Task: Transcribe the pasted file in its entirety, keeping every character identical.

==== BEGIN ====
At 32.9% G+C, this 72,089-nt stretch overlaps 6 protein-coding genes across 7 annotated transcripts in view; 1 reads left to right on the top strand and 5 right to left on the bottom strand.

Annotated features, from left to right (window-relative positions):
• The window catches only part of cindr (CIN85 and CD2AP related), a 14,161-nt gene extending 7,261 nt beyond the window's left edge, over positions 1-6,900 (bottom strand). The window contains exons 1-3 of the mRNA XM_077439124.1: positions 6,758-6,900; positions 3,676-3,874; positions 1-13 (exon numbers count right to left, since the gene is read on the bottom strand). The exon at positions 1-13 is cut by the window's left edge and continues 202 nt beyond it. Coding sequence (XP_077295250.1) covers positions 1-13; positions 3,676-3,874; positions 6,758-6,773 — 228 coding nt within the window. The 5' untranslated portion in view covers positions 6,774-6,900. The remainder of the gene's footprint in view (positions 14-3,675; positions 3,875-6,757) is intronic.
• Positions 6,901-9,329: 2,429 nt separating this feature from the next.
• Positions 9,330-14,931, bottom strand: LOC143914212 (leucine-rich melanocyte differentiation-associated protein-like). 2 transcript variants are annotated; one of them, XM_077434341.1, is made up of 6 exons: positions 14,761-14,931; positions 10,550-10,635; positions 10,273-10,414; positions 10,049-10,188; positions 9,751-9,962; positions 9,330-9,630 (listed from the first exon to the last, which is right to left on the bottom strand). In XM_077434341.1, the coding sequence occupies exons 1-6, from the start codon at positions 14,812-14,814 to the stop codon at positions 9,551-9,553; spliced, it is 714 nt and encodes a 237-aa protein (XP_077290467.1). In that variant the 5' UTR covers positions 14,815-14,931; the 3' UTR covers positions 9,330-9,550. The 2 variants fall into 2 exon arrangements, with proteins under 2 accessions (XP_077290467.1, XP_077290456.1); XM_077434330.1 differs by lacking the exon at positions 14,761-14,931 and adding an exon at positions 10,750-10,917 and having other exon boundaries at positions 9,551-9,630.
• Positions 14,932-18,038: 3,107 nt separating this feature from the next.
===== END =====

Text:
At 32.9% G+C, this 72,089-nt stretch overlaps 6 protein-coding genes across 7 annotated transcripts in view; 1 reads left to right on the top strand and 5 right to left on the bottom strand.

Annotated features, from left to right (window-relative positions):
• The window catches only part of cindr (CIN85 and CD2AP related), a 14,161-nt gene extending 7,261 nt beyond the window's left edge, over positions 1-6,900 (bottom strand). The window contains exons 1-3 of the mRNA XM_077439124.1: positions 6,758-6,900; positions 3,676-3,874; positions 1-13 (exon numbers count right to left, since the gene is read on the bottom strand). The exon at positions 1-13 is cut by the window's left edge and continues 202 nt beyond it. Coding sequence (XP_077295250.1) covers positions 1-13; positions 3,676-3,874; positions 6,758-6,773 — 228 coding nt within the window. The 5' untranslated portion in view covers positions 6,774-6,900. The remainder of the gene's footprint in view (positions 14-3,675; positions 3,875-6,757) is intronic.
• Positions 6,901-9,329: 2,429 nt separating this feature from the next.
• Positions 9,330-14,931, bottom strand: LOC143914212 (leucine-rich melanocyte differentiation-associated protein-like). 2 transcript variants are annotated; one of them, XM_077434341.1, is made up of 6 exons: positions 14,761-14,931; positions 10,550-10,635; positions 10,273-10,414; positions 10,049-10,188; positions 9,751-9,962; positions 9,330-9,630 (listed from the first exon to the last, which is right to left on the bottom strand). In XM_077434341.1, the coding sequence occupies exons 1-6, from the start codon at positions 14,812-14,814 to the stop codon at positions 9,551-9,553; spliced, it is 714 nt and encodes a 237-aa protein (XP_077290467.1). In that variant the 5' UTR covers positions 14,815-14,931; the 3' UTR covers positions 9,330-9,550. The 2 variants fall into 2 exon arrangements, with proteins under 2 accessions (XP_077290467.1, XP_077290456.1); XM_077434330.1 differs by lacking the exon at positions 14,761-14,931 and adding an exon at positions 10,750-10,917 and having other exon boundaries at positions 9,551-9,630.
• Positions 14,932-18,038: 3,107 nt separating this feature from the next.